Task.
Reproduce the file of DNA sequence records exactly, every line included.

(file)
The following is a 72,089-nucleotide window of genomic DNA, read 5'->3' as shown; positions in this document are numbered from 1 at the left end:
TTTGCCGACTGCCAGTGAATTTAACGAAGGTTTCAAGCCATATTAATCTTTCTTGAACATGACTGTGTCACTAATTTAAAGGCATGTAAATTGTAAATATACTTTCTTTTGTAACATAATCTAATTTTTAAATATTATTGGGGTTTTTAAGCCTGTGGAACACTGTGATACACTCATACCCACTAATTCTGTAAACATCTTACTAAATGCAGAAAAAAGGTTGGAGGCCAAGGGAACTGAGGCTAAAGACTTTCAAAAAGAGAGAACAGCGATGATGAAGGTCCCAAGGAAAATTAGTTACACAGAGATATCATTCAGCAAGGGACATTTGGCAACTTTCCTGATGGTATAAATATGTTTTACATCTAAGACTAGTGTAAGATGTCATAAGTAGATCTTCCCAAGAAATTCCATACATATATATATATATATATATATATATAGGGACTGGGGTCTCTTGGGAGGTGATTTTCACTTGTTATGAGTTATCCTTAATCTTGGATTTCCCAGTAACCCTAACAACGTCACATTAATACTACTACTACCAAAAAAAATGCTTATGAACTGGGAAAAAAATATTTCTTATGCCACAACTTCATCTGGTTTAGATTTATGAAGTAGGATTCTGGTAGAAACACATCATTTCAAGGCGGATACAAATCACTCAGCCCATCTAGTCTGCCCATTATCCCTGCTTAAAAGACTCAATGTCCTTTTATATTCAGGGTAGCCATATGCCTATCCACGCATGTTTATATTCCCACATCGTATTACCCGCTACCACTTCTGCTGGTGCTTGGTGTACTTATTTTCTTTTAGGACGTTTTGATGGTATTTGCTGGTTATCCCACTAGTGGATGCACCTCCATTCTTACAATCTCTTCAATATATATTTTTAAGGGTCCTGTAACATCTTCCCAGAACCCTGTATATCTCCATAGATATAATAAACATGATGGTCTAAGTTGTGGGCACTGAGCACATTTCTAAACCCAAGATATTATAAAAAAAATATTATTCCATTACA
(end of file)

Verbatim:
The following is a 72,089-nucleotide window of genomic DNA, read 5'->3' as shown; positions in this document are numbered from 1 at the left end:
TTTGCCGACTGCCAGTGAATTTAACGAAGGTTTCAAGCCATATTAATCTTTCTTGAACATGACTGTGTCACTAATTTAAAGGCATGTAAATTGTAAATATACTTTCTTTTGTAACATAATCTAATTTTTAAATATTATTGGGGTTTTTAAGCCTGTGGAACACTGTGATACACTCATACCCACTAATTCTGTAAACATCTTACTAAATGCAGAAAAAAGGTTGGAGGCCAAGGGAACTGAGGCTAAAGACTTTCAAAAAGAGAGAACAGCGATGATGAAGGTCCCAAGGAAAATTAGTTACACAGAGATATCATTCAGCAAGGGACATTTGGCAACTTTCCTGATGGTATAAATATGTTTTACATCTAAGACTAGTGTAAGATGTCATAAGTAGATCTTCCCAAGAAATTCCATACATATATATATATATATATATATATATAGGGACTGGGGTCTCTTGGGAGGTGATTTTCACTTGTTATGAGTTATCCTTAATCTTGGATTTCCCAGTAACCCTAACAACGTCACATTAATACTACTACTACCAAAAAAAATGCTTATGAACTGGGAAAAAAATATTTCTTATGCCACAACTTCATCTGGTTTAGATTTATGAAGTAGGATTCTGGTAGAAACACATCATTTCAAGGCGGATACAAATCACTCAGCCCATCTAGTCTGCCCATTATCCCTGCTTAAAAGACTCAATGTCCTTTTATATTCAGGGTAGCCATATGCCTATCCACGCATGTTTATATTCCCACATCGTATTACCCGCTACCACTTCTGCTGGTGCTTGGTGTACTTATTTTCTTTTAGGACGTTTTGATGGTATTTGCTGGTTATCCCACTAGTGGATGCACCTCCATTCTTACAATCTCTTCAATATATATTTTTAAGGGTCCTGTAACATCTTCCCAGAACCCTGTATATCTCCATAGATATAATAAACATGATGGTCTAAGTTGTGGGCACTGAGCACATTTCTAAACCCAAGATATTATAAAAAAAATATTATTCCATTACA